Batman Inc. eerily begins its Joker Era, as The Joker recruits his own team of international clowns. Following an unexpected attack on Man-Of-Bats, consecutive threats around the world further prove that Joker may be one step ahead.
Secret Identity Crisis
One of the main themes in play in this arc is the concept of life outside the cowl. For instance, each of the members of Batman Inc. reveal issues and desires tied to their dual identities. Beryl (The Knight) believes that she deserves a life outside of work and wants to try dating Anzor (Gray Wolf). If not to at least enjoy candlelit dinners while off-duty. In contrast, Willis Todd (Wingman) eats and sleeps in his cowl while privately living with the Dark Ranger. Even though everyone can figure out his identity, his decision to hide his identity speaks to his paranoia and shallow attempt to distance himself from others. On the other hand, The Batman Of China truly believes that the cowl is an honor you strive to earn.
In addition, the attack on Raven Red’s father symbolizes the vulnerability of their personal lives. Coincidentally, Charles (Raven Red) questions the consequences of moving closer or away from his family. Grey Wolf also wonders if joining Batman Incorporated has unintentionally endangered his hometown. Whether true or not, none of them want to sacrifice their personal relationships for the big picture. In comparison, Ghost-Maker is a sociopath with no second thoughts about giving himself to the larger mission. In this move, Ed Brisson exposes potential weaknesses in the team that a “big picture villain” is more than happy to exploit.
In Batman #118 (#900), Chip Zdarsky reexplores the concept that “every Batman needs a Joker.” Ed Brisson takes it a step further and allows the Joker to actively run his own international club of Joker-like villains. This includes a rodeo clown named Dusty Bronco, a French circus clown named Charles De Ghoul, an Argentinian named Tap Dance, Corvus Cawl from Australia, the Welsh ex-con Dai Laffin, and the Batman-Of-China’s misguided sibling Alpaca. Together, these unsubtle Joker knock-offs manage to pull off simultaneous hostage situations in the Batmen’s hometowns. Including the non-active Batman Inc. members that Ghost-Maker benches. Worst of all, Joker reveals that he is dispatching his disciples at the whim of a random roulette wheel!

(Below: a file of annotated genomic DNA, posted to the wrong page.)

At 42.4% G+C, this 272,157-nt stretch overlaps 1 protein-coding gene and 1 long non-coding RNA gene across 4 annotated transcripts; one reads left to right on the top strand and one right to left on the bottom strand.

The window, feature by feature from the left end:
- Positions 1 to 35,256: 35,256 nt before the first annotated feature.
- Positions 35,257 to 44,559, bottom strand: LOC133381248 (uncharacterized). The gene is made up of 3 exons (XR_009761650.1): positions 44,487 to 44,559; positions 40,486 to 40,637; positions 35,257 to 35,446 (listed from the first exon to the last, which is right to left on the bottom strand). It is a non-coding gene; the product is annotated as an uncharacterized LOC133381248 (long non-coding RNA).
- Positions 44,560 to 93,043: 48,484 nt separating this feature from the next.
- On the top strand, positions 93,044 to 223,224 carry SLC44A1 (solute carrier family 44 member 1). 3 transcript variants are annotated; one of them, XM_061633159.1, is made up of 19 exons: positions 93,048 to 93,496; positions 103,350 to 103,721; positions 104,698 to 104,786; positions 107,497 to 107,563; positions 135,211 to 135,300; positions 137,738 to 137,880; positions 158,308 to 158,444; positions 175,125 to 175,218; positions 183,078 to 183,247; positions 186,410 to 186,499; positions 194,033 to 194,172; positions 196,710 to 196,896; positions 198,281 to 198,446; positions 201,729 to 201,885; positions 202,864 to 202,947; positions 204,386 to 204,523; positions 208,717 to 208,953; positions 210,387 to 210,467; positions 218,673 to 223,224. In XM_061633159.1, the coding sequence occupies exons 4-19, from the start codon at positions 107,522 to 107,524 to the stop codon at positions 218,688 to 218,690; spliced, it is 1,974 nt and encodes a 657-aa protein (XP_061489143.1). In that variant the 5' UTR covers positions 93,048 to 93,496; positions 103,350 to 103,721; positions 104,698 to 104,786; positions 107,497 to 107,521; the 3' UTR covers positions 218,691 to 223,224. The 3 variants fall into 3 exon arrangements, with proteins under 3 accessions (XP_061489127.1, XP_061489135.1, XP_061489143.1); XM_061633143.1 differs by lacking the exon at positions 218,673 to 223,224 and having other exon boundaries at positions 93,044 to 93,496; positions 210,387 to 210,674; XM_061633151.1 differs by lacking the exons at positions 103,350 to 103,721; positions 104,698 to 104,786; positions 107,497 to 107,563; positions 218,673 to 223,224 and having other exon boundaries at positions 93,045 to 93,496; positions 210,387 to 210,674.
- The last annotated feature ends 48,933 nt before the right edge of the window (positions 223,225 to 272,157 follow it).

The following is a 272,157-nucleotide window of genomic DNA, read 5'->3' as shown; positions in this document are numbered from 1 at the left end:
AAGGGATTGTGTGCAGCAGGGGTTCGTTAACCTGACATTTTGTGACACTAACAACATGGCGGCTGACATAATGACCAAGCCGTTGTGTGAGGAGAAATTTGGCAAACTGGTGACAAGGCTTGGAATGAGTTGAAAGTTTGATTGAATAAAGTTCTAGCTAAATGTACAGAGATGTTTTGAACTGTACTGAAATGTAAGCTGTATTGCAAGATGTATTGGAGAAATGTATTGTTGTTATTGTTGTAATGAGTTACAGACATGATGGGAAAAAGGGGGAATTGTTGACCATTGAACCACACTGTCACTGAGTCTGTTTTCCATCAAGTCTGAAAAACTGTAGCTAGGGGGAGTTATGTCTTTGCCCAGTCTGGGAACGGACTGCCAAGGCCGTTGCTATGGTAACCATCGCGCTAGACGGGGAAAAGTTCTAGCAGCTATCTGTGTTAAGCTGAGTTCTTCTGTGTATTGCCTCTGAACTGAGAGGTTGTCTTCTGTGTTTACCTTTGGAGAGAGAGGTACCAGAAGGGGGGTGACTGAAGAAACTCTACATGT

Unsurprisingly, Ghost-Maker has been desperately waiting to prove that he can deal with the Joker better than Bruce. Unfortunately, this comes after word reaches Joker that Ghost-Maker adopts Batman’s famous “no-kill” rule. Not to mention Ghost-Maker’s frustration with the rule when confronting Professor Pyg. Thus far, The Joker has had no problem outsmarting Ghost-Maker and his team several times before the battle even starts. Considering the theme of the arc, Joker may just force Minhkoa to put aside his pride and call Batman for help.
Say, What’s The Big Idea?
I don’t mind the look of John Timms’ angular stylized artwork, but I’m not quite fond of his designs. Firstly, the new clowns look like thrift shoppers. Apart from the monochromatic Pagliacci look of Charles De Ghoul, none of the clowns have strong uniting elements in their costumes. Dusty Bronco wears baggy chaps over a pair of overalls like an overdressed rodeo clown, but I couldn’t tell you what the rest are going for. Outside of his costume, Gray Wolf is a “man’s man” with a stylized physique that rivals Street Fighter’s Zangeif. Lastly, while I like Anzor’s hardened look outside of his armor, Timms weirdly draws Clownhunter’s mohawk on his actual head instead of his “X” parted hair.
Furthermore, Brisson writes in some dull ideas that don’t quite land. Nothing Ghost-Maker or Joker do this issue makes strategic sense. For instance, Joker’s roulette board plan is as ridiculous as throwing a sword at it attempting to stop it. Whether intentional or not, Ghost-Maker mocks Batman-Of-China with the “so, so, sorry” racist caricature once apart of infamous Looney Tunes propaganda. It’s an especially uncomfortable mistake to make during AAPI heritage month. An idea that does work, involves the obscure reintroduction of Dai Laffin in Basement 101. The criminal and prison was first mentioned in Batman & Robin #7 (2009) as England’s answer to Joker and Arkham Asylum. Brisson and Timms also reintroduce Alpaca as well, despite Jiali’s edgy new Donnie Darko looking design.
- You’re an international Joker fan.
- You genuinely like Batman Inc.
- Ghost-Maker doesn’t bother you at a genetic level.
I have always wanted Batman Inc. to face a challenge from an opposing collective. Nevertheless, I never wanted it to have anything to do with the Joker. Despite my apprehension, there is endless potential for character development in facing Batman’s most intimate foe. Which some may hope includes taking the wind out of Ghost-Maker’s sails. Ed Brisson sets up a compelling jeopardy for the team to overcome analyzing identity and the bigger picture. Despite Joker Inc. populating its roster with nobodies, the home team finally receives the narrative attention they deserve. If executed properly, Joker may actually set Batman Incorporated in a positive direction.
DISCLAIMER: DC Comics provided Batman News with a copy of this comic for the purposes of this review.